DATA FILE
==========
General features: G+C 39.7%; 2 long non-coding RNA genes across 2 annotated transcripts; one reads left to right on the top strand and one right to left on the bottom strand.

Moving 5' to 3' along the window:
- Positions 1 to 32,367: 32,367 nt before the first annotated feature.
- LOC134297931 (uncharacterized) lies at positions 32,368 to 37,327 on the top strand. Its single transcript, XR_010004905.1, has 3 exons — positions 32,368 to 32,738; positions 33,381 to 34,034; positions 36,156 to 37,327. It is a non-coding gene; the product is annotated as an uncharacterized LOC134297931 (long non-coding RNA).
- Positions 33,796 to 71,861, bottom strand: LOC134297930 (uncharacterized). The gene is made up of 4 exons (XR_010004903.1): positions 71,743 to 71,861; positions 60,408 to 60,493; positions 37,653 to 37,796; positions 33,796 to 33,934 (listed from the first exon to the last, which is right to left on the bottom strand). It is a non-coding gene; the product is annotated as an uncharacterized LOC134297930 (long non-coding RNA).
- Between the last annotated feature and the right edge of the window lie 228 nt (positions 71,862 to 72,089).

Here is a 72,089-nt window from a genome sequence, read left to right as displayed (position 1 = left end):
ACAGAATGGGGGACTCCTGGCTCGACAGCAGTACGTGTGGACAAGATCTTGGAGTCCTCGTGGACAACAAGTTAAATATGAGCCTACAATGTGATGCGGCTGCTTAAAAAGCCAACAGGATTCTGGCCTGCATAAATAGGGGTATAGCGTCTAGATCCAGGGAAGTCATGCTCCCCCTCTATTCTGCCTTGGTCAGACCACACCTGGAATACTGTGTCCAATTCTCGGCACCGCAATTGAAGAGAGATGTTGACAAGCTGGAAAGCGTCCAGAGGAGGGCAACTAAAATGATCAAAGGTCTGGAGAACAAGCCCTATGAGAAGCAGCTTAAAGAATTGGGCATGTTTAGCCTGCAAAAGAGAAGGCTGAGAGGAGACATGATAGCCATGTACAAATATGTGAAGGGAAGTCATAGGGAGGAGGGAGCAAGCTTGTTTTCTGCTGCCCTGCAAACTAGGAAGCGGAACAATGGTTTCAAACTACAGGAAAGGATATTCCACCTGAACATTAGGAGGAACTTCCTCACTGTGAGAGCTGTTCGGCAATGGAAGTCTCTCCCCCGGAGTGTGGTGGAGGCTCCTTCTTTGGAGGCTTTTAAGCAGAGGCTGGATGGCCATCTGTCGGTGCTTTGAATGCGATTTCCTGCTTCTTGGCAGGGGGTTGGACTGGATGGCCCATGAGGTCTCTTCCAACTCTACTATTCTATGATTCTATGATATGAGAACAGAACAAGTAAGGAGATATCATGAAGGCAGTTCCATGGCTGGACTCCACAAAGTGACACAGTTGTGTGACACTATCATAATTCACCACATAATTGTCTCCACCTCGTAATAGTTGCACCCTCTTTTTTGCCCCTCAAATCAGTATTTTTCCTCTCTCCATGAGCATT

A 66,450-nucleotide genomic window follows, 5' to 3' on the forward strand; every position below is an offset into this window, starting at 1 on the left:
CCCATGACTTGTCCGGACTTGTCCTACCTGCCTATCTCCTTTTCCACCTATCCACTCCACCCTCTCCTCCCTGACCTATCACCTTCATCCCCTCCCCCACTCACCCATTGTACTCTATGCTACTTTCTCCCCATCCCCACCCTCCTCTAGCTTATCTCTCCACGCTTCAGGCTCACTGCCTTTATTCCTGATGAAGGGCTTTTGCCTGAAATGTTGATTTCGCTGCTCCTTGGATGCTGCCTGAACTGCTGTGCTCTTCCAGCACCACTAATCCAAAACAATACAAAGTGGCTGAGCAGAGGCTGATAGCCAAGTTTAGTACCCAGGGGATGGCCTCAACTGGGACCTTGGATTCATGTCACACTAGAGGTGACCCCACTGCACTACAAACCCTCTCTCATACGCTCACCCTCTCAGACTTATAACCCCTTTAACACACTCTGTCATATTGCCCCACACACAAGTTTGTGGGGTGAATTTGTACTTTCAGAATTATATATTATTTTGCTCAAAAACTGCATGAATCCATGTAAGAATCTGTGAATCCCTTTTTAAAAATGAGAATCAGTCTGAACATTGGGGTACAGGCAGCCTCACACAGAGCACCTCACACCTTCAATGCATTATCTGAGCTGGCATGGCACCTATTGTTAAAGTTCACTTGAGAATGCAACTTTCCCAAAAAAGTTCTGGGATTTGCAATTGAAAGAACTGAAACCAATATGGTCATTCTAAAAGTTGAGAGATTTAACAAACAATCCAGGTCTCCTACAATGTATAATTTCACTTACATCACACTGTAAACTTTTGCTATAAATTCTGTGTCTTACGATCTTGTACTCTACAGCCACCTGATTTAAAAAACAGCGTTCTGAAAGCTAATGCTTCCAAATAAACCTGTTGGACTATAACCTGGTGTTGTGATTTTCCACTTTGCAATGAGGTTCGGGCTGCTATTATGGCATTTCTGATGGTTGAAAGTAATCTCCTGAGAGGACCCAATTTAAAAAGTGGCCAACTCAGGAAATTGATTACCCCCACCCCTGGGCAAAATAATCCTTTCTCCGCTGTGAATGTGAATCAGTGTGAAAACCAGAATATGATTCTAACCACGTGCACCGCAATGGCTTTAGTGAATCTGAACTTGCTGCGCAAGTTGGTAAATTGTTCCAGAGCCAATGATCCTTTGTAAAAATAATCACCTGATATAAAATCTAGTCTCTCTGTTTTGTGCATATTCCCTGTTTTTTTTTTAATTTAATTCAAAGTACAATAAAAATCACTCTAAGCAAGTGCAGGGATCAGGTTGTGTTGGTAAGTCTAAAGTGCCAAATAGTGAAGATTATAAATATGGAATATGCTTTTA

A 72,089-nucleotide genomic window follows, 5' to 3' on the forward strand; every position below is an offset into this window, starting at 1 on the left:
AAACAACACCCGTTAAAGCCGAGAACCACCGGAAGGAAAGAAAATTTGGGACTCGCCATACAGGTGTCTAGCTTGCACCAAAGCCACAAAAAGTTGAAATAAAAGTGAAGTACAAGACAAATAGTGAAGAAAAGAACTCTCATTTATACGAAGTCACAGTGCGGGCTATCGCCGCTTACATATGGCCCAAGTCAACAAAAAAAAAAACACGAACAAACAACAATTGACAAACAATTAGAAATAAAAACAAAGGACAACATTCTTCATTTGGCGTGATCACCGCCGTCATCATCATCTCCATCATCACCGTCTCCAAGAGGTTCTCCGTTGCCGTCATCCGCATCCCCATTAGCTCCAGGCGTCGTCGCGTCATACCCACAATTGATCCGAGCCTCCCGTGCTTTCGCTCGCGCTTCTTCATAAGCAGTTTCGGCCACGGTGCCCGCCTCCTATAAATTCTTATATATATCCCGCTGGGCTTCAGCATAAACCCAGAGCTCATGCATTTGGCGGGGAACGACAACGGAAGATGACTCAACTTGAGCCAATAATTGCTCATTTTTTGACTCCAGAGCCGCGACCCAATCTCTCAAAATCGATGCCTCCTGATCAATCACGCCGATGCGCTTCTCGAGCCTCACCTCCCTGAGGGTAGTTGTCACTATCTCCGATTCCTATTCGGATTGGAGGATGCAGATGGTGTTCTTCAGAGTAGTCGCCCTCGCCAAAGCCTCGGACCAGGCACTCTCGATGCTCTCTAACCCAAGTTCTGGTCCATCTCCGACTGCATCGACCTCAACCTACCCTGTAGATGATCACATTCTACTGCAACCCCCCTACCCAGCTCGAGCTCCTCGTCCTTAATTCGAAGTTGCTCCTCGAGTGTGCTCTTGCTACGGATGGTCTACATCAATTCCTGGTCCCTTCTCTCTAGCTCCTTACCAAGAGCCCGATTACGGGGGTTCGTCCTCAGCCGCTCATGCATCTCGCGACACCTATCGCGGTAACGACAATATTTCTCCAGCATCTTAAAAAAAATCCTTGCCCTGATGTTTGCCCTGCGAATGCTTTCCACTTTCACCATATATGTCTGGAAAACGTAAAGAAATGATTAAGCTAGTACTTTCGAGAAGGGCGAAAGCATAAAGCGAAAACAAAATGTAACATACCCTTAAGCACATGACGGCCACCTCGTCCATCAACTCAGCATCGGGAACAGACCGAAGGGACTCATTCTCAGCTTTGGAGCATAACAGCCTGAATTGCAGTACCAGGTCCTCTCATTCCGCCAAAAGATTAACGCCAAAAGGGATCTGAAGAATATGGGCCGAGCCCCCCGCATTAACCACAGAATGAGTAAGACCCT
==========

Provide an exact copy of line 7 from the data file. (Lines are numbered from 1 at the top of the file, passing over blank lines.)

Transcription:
Here is a 72,089-nt window from a genome sequence, read left to right as displayed (position 1 = left end):